AP NEWS

Air Force football coach Troy Calhoun visits Roseburg, the town where he grew up

July 18, 2017

With fall practice for Division I college football teams quickly approaching, Troy Calhoun is squeezing in a trip to Roseburg.

The 50-year-old Air Force Academy head football coach, accompanied by his daughter, Amelia, is relishing time with family and friends. Calhoun grew up in Roseburg and graduated from Roseburg High School in 1985.

His mother, Joan Leslie, still resides in Roseburg.

“I believe this is the first time in seven years we’ve been back here,” Calhoun said Sunday night. “Just splendid. We’ll see how much we can pack in when it comes to fishing and golf, and seeing friends. It’s unbelievable here (weather-wise), especially in the month of July.”

Calhoun — who was a quarterback at RHS and Air Force — is entering his 11th season with the Falcons. He’s compiled a 77-53 record at Air Force, including nine bowl game appearances.

“It’s a remarkable school (north of Colorado Springs, Colorado) with quite a purpose,” Calhoun said. “And yet you realize the sheer difficulty of which you’re involved. Whether it’s the mission of the academy to develop, and see a 17- or 18-year-old really change as a young man or young woman, to be an officer and leader for our country when they’re 22 years old — if they’re able to graduate from there.

“With the football part, there’s probably not a more rugged, harder course maybe in all of college sports when it comes to trying to build a program. We’ve been extremely fortunate to have a tremendous group of coaches and some quality young people. We’ll see as we head down the road.”

Air Force enjoyed a very successful football season in 2016, finishing 10-3 overall and defeating South Alabama 45-21 in the Nova Home Loans Arizona Bowl.

The Falcons, who ranked third nationally in rushing with 317.4 yards a game, won their final six contests. They won the Commander-in-Chief’s Trophy with victories over Army and Navy.

“(The 2017 season) will be as big of a challenge as we’ve had thus far,” Calhoun said. “An extremely stout schedule. Defensively, we’ll have to replace 10 of 11 starters. Offensively, we have to replace a tailback who rushed for over 3,000 yards the last three years, probably the most prolific wide receiver in the history of the academy, and two excellent fullbacks.

“I had somebody share with me we’re 129th in returning tackles (defensively out of 130 teams). We’re starting anew as much as you can. We have a pretty steep climb ahead of us, but look forward to digging in and going to work.”

Air Force opens its season Sept. 2 at home with a nonconference game against VMI, then travels to Michigan Sept. 16. The Falcons open Mountain West Conference play Sept. 23 at home against San Diego State.

In addition to 13-year-old Amelia, Calhoun and his wife, Amanda, also have a son, 15-year-old Tyler, who plays football and basketball.

“We’re lucky to live where we do,” Calhoun said. “Really good schools where public education means something. Activities for young people. A plethora of different opportunities to explore as far as living in Colorado.”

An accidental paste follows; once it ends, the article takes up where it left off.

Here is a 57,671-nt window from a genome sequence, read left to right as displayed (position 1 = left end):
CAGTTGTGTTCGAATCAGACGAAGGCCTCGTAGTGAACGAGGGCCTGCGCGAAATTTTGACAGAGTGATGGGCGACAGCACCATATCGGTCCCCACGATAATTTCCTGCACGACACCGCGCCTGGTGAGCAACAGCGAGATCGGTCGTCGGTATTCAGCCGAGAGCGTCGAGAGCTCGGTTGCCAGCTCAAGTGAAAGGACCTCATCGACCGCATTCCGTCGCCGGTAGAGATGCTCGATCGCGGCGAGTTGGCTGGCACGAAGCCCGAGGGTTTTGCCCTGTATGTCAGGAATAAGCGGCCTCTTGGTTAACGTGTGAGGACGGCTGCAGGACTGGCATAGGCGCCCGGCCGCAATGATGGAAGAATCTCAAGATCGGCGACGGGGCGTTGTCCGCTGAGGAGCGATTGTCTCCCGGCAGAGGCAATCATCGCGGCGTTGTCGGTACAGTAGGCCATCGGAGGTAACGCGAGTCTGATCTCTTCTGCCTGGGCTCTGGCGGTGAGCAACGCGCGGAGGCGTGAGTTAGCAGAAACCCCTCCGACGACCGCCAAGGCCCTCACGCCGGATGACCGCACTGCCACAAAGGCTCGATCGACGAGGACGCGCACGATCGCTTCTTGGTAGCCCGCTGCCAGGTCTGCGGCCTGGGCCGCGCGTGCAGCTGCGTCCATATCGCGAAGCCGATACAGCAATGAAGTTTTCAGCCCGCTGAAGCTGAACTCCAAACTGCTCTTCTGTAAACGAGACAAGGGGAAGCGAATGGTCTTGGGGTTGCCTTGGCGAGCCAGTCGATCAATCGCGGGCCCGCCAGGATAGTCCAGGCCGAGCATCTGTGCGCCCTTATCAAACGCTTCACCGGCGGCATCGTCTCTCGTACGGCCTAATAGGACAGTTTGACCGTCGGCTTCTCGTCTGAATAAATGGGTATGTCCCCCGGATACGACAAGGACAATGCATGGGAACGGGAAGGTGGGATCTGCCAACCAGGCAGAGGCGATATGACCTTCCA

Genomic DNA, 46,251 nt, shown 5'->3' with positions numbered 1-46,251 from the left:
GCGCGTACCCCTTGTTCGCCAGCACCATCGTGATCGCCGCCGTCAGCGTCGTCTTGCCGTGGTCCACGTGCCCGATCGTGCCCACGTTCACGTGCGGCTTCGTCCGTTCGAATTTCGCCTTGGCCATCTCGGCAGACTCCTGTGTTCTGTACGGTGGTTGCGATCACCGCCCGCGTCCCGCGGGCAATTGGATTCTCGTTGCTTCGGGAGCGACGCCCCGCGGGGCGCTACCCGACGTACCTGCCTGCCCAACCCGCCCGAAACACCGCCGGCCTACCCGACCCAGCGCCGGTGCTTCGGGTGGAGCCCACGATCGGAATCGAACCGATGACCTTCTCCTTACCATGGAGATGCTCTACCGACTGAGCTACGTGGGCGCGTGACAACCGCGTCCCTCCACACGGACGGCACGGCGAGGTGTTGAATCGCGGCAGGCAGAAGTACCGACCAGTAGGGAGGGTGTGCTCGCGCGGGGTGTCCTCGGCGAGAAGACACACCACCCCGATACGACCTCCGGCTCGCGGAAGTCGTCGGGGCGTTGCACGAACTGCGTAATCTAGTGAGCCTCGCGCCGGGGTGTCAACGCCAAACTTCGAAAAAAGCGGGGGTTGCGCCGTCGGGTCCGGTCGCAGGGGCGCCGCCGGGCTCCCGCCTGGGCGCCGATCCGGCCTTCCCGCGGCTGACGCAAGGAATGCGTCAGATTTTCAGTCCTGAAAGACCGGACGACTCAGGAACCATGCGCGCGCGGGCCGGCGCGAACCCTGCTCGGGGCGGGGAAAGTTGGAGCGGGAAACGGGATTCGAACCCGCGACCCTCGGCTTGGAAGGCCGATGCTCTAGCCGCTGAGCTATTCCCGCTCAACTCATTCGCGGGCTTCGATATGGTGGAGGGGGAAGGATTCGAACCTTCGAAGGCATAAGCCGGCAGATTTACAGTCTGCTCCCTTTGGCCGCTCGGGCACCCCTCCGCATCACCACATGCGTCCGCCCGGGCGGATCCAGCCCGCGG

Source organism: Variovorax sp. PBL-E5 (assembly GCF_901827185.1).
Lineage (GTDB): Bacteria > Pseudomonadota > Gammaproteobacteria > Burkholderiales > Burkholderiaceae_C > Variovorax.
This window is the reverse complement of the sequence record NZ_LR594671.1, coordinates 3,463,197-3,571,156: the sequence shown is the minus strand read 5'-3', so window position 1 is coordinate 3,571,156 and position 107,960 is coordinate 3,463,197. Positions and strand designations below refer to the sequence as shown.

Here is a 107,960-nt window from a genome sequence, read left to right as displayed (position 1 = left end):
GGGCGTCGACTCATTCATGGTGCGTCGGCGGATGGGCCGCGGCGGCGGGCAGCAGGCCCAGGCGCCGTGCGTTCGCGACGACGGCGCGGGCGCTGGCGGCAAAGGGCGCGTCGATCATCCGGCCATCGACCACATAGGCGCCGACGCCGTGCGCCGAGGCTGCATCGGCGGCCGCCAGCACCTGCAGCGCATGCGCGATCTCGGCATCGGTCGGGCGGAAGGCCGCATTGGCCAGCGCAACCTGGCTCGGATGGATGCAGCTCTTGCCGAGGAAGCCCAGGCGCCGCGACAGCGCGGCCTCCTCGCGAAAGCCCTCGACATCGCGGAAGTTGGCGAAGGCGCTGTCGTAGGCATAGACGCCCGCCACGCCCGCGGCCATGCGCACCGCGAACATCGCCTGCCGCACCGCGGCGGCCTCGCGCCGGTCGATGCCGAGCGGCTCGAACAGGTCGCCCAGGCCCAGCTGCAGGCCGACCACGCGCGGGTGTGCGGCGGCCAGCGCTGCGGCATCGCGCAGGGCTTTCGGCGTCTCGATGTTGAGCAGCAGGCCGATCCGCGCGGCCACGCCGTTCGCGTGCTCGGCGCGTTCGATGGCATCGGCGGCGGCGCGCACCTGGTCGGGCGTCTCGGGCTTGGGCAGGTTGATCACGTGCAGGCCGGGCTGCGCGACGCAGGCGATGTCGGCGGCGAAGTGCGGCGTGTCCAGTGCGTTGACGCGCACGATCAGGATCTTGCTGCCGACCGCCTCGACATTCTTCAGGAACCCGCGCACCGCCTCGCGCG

Former Roseburg football coach Thurman Bell was among a group of friends who fished with Calhoun Sunday and golfed with him Monday. Calhoun played for Bell — who retired as the Indians’ coach in 2015 after 45 years, 331 wins (second on the state’s all-time high school list) and four big-school state championships — from 1982-84.

“It was a great day on the Umpqua River,” Calhoun said. “We caught over 100 fish. I was lucky because the guy I sat aside (Bell) led the train. I don’t know if he’s ever been asked so many questions about football.”

Bell, 74, didn’t mind.

“It’s just fun talking football,” Bell said. “Neither of us know doggone nothing about fishing, but we had a great time and caught fish.”

Bell has had many former players and assistants go on to become head coaches, but none have advanced further than Calhoun, who coached in the NFL before landing the Air Force head post in 2007.

Calhoun got his coaching start as a graduate assistant at Air Force, then was an assistant at Ohio University and Wake Forest. He spent three seasons with the Denver Broncos (2003-05), and served as offensive coordinator and quarterbacks coach for the Houston Texans for one year (2006).

“I just knew Troy was going to be successful, no matter what he did,” Bell said. “He was just like having another coach on the field. He may not have been the most talented quarterback I’ve ever coached at Roseburg, but was far and away mentally the most astute. He was on top of it right away and I knew he’d make a great coach some day.

“Not one bit,” Bell added, when asked if Calhoun has changed much since his teenage days. “He’s the same extremely humble guy. You wouldn’t know tonight visiting with him he’s a head coach of a Division I football school. Recruiting is the name of the game in Division I football ... he doesn’t have the easiest place to recruit, but has kids who are very dedicated and intelligent and does a great job with them.”

Calhoun was a three-sport athlete at RHS, competing in football, basketball and baseball. He was a first-team All-Southern Oregon Conference signal-caller for the fifth-ranked Tribe as a senior, passing for 1,042 yards and 11 touchdowns. Calhoun made first-team all-conference as a second baseman in baseball.

“Great memories all the way through (high school),” he said. “The friendships you’re able to make during those years and some terrific teams. Guys who were really capable athletes. The pride you learned to develop in a program under Thurman’s leadership, knowing what true work ethic was all about.”